Adjustment of Status: Quilantan Entry or Waived Through Entry

A Quilantan Entry, also known as a Waived Through Entry, is technically a lawful admission due to “procedual regularity,” yet it is nearly identical to an Entry Without Inspection (EWI). A procedural regularity means that if CPB usually waives in a vehicle and the occupants of the car do not commit fraud or state an material misrepresentation (aka lie), then the entry could constitute a lawful entry.

However, with no government record of entry and no I-94 lawful entry/departure record, this immigration policy makes an Adjustment of Status very difficult and risks placing the applicant in Deportation Proceedings. If no evidence is available, you should consult with a local immigration attorney. Usually, Consular Process is safer and cheaper.

Brief History

Now, the Waived Through Entry has been around since 1980 when it was created in Matter of Areguillin. The Policy was renewed in Matter of Quilantan in 2010. The Court noted in Quitanlan:

[As] long as an alien’s entry into the United States as a nonimmigrant was procedurally proper (i.e., the alien underwent an inspection by an immigration officer, who subsequently admitted the alien), the alien could seek adjustment of status under section 245(a).

How to Prove my Entry?

Generally, the waive through entry will require affidavits from occupants of the vehicle and affiadvits of family members. Additionally, bus tickets, gas receipts, and photos at the border (possibly for a scrapbook) can be useful documents. However, USCIS may still reject the entry for two reasons.

First, the use of affidavits may appear self-serving and bias when it comes from friends and family. So, a USCIS Immigration Officer deem the only evidence provided to prove an entry by procedural regularity as uncredible.

Second, the absense of a lawful entry does not presume an entry occurred during “procedural regularity.” If an occupant of a car did not provide identification, then CBP would have ZERO record of the entry. From the U.S. Government perspective, the entry could have really occurred through a desert, through the Rio Grande, and on any day.

Some may think that the government is unfair to create this policy, but then make it so difficult. The truth is, the burden is on the applicant to remove the doubt of the immigration officer or at least make the case seem more likely to be true versus the presumed EWI. Remeber, since there is no government record of entry or I-94 lawful entry record, an EWI would be presumed.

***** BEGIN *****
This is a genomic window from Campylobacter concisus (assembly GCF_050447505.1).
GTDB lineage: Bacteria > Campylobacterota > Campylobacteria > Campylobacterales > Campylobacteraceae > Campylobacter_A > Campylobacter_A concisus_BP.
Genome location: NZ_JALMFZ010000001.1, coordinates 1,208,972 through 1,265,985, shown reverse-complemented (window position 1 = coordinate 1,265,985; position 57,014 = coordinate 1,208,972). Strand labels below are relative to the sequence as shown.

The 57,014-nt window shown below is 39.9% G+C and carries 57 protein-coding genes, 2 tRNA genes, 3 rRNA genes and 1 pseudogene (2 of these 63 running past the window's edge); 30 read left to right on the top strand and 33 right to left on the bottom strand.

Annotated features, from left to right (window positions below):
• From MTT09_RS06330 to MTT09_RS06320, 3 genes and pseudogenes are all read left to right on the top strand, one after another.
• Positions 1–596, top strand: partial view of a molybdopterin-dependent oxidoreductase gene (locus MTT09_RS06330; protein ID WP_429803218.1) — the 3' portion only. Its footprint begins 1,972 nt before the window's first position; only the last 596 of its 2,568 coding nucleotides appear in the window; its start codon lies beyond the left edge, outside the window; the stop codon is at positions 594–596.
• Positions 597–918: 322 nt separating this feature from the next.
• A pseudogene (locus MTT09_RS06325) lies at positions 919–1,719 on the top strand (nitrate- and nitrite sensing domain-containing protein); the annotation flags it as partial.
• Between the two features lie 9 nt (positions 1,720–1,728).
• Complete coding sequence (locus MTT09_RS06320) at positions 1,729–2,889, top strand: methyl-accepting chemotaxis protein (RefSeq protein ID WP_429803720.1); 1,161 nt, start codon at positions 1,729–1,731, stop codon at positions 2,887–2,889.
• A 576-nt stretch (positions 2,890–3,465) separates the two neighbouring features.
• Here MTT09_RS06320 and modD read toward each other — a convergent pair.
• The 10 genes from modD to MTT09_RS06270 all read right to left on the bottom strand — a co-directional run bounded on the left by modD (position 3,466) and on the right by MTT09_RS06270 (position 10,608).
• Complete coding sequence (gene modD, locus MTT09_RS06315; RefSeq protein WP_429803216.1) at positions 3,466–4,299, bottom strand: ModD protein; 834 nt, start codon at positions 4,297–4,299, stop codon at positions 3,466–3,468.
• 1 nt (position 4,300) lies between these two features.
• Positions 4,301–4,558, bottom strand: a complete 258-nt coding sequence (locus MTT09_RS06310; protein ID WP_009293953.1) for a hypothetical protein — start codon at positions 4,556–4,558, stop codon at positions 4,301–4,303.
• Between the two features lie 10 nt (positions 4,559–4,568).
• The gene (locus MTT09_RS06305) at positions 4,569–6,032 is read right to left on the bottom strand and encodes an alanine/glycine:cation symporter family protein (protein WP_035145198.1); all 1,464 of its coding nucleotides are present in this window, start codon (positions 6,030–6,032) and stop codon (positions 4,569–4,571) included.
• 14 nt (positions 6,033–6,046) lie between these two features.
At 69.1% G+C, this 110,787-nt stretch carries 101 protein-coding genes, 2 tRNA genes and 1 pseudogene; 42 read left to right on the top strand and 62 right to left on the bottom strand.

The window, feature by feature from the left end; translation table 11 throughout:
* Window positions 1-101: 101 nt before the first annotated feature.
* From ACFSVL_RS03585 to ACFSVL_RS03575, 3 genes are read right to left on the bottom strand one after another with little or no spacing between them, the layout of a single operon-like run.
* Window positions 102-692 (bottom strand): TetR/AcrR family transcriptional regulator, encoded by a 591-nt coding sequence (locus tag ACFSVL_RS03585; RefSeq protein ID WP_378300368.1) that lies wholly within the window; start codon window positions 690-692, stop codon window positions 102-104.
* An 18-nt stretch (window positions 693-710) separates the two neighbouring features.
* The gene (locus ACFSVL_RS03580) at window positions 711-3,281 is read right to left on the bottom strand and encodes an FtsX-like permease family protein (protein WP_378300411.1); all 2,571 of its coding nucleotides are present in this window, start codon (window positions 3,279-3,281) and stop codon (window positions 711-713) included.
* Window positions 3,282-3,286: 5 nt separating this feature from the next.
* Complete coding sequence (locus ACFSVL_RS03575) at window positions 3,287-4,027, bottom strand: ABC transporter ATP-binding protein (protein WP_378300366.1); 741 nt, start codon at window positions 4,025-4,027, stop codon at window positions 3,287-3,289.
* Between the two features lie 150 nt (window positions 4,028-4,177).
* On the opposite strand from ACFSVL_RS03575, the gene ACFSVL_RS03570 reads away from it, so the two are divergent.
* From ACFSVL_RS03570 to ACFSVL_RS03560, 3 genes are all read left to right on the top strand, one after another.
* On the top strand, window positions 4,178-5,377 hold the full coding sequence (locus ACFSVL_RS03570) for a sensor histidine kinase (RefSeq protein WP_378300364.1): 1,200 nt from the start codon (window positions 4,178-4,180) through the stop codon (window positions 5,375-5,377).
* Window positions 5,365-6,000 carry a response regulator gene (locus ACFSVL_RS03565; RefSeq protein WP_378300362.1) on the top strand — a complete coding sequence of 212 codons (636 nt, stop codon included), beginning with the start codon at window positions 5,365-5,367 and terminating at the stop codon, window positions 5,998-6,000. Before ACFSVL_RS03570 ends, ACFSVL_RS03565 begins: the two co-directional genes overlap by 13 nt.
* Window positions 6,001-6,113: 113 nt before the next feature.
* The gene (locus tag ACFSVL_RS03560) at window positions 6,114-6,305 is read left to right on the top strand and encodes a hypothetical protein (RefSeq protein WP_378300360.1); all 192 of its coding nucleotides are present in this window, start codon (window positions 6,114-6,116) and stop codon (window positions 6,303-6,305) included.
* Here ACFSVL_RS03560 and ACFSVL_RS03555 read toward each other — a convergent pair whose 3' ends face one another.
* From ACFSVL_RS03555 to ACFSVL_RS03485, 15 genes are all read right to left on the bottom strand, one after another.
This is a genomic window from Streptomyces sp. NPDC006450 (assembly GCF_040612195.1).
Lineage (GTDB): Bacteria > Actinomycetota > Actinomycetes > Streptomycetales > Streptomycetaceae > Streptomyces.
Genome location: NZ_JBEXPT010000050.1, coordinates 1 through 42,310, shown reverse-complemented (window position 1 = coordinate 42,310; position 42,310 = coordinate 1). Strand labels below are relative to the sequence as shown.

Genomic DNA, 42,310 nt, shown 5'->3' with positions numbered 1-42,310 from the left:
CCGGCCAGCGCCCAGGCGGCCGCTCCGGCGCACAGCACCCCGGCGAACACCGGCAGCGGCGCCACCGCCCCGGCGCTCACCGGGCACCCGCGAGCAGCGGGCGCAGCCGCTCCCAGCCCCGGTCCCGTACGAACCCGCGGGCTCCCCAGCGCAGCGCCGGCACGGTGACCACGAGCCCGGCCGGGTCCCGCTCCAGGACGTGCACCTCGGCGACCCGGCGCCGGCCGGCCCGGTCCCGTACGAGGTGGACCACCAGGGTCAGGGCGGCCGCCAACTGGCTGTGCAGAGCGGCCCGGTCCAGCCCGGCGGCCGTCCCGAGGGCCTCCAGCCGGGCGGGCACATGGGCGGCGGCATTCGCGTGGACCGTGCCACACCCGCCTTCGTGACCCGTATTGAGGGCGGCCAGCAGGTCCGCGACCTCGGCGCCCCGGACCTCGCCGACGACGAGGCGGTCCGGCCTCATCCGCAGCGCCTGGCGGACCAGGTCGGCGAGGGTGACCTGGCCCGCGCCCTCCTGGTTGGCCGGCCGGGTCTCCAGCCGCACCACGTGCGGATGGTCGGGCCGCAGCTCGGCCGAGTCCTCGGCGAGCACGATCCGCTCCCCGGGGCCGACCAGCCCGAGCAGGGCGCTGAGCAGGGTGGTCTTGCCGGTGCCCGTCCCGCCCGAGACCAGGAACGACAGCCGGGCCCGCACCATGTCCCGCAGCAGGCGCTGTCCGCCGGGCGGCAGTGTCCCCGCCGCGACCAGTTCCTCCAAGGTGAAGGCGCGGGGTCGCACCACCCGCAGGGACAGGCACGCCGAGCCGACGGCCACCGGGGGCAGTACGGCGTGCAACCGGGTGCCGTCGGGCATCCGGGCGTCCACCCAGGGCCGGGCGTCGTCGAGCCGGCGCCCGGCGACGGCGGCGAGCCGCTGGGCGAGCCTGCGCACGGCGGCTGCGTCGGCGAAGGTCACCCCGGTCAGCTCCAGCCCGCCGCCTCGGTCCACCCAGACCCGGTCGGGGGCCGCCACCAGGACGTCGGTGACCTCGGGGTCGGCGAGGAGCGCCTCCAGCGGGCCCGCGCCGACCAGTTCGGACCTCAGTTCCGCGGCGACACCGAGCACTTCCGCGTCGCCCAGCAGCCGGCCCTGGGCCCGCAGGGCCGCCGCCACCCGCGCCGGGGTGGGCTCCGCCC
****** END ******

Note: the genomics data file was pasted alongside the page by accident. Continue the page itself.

Why Does lawful entry matter?

To Adjust Status under 245(a), which is the general form of applying for a lawful permanent resident card (aka green card) in the U.S., the Adjustment of Status process requires “lawful admission or parole” to be eligible. Ineligible applicants would be denied and possibly sent before an immigration judge for deportation.


TPS Holders generally entered the U.S. Without Entry and Inspection, or EWI. A Waive Through Entry may help overcome the lawful entry requirement, but it will require evidence of procedural regularity, which is the challenge. However, you should speak with an immigration attorney on whether your jurisdiction considers the “grant of TPS” as a lawful admission, which would satisfy an eligibility requirement for Adjustment of Status.

Please read these two articles on Admissibility Bars and the unlawful presence waiver:

Permanent Bar for Two or More Illegal Entries – INA 212(a)(9)(C)(i)

The Extreme Hardship Waiver: Unlawful Presence

If you have any concerns, you should speak with a local Immigration Attorney, or you may call Fickey Martinez Law Firm, P.L.L.C. at (910) 526-0066 or email at


Disclaimer: This Blog is made available by the lawyer or law firm publisher for educational purposes only as well as to give you general information and a general understanding of the law, not to provide specific legal advice. By using this blog site you understand that there is no attorney-client relationship between you and the Blog/Web Site publisher. The Blog should not be used as a substitute for competent legal advice from a licensed professional attorney in your state.